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Chromosome 15 Ring

Abstract

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NORD is very grateful to Shashikant Kulkarni, PhD, Director of CytoGenomics and Molecular Pathology, Director of Clinical & Molecular Cytogenetics, Department of Pathology, Washington University School of Medicine, for assistance in the preparation of this report.

Synonyms of Chromosome 15 Ring

  • r15
  • Ring 15
  • Ring 15, Chromosome
  • Ring 15, Chromosome (mosaic pattern)

Disorder Subdivisions

  • No subdivisions found.

General Discussion

Chromosome 15 Ring results from loss (deletion) of genetic material from both ends of the 15th chromosome and a joining of the ends to form a ring. Chromosomes are found in the nucleus of all body cells. They carry the genetic characteristics of each individual. Pairs of human chromosomes are numbered from 1 through 22, with an unequal 23rd pair of X and Y chromosomes for males and two X chromosomes for females. Each chromosome has a short arm designated as "p" and a long arm identified by the letter "q". Chromosomes are further subdivided into bands that are numbered.

In individuals with Chromosome 15 Ring, the variability of associated symptoms and findings may depend upon the amount and location of genetic material lost from the 15th chromosome, the stability of the ring chromosome during subsequent cellular divisions, or other factors. Evidence suggests that the clinical features seen in Chromosome 15 Ring appear to result from deletions of genetic material from the long arm (q) of chromosome 15 (known as "monosomy 15q"), with the ring chromosome typically replacing a normal 15th chromosome. In addition, in some cases, only a certain percentage of an individual's cells may contain Chromosome 15 Ring, while other cells may have a normal chromosomal makeup (a finding known as "chromosomal mosaicism"), potentially affecting the variability of associated symptoms and findings.

In most cases, Chromosome 15 Ring appears to be caused by spontaneous (de novo) errors very early in embryonic development. In such cases, the parents of the affected child usually have normal chromosomes and a relatively low risk of having another child with the chromosomal abnormality. However, there have been rare cases in which a parent of an affected individual also has Chromosome 15 Ring. In such instances, the chances are greater of having another child with the chromosomal abnormality. In addition, a few cases have been reported in which Chromosome 15 Ring has been the result of a "balanced translocation" in one of the parents. Translocations occur when regions of certain chromosomes break off and are rearranged, resulting in shifting of genetic material and an altered set of chromosomes. If a chromosomal rearrangement is balanced, meaning that it consists of an altered but balanced set of chromosomes, it is usually harmless to the carrier. However, such a chromosomal rearrangement may be associated with an increased risk of abnormal chromosomal development in the carrier's offspring.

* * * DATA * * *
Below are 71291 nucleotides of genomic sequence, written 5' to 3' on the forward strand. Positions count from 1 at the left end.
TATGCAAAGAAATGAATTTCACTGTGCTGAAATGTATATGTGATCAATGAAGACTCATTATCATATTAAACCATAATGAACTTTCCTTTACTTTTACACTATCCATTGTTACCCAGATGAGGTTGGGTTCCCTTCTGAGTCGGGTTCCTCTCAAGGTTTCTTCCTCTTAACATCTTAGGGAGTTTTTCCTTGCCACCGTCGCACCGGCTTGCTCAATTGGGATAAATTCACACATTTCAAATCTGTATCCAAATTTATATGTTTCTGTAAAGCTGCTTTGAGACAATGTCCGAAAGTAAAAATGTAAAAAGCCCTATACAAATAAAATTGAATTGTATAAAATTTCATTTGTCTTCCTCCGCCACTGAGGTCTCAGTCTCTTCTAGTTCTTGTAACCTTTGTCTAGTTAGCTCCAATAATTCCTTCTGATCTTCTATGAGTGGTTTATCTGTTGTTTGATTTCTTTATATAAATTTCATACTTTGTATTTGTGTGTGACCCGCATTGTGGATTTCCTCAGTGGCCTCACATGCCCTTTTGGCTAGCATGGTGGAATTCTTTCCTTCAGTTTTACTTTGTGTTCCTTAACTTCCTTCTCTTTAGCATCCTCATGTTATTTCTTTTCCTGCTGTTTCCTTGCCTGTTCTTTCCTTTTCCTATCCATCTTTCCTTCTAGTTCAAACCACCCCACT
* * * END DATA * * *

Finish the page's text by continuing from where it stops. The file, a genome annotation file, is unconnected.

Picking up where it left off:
Chromosomal analysis and genetic counseling are typically recommended for parents of an affected child to help confirm or exclude the presence of Chromosome 15 Ring, potential mosaicism, or a balanced translocation in one of the parents.

Many individuals with Chromosome 15 Ring have some features similar to those associated with Russell-Silver syndrome (RSS), which is a genetic disorder characterized by growth deficiency and short stature, distinctive facial abnormalities, and other features. (For further information, please see the "Related Disorders" section below.) In some of these cases, genetic analysis has indicated that the prenatal and postnatal growth retardation associated with Chromosome 15 Ring (and potentially suggestive of RSS) may result from deletion of a gene known as the insulin-like growth factor I receptor (IGF1R) gene, which has been mapped to the long arm of chromosome 15 (15q25-q26).

Organizations related to Chromosome 15 Ring

(Please note that some of these organizations may provide information concerning certain conditions potentially associated with this disorder [e.g., mental retardation, short stature, craniofacial abnormalities, congenital heart defects, etc.].)

The information in NORD’s Rare Disease Database is for educational purposes only. It should never be used for diagnostic or treatment purposes. If you have questions regarding a medical condition, always seek the advice of your physician or other qualified health professional. NORD’s reports provide a brief overview of rare diseases. For more specific information, we encourage you to contact your personal physician or the agencies listed as “Resources” on this report.

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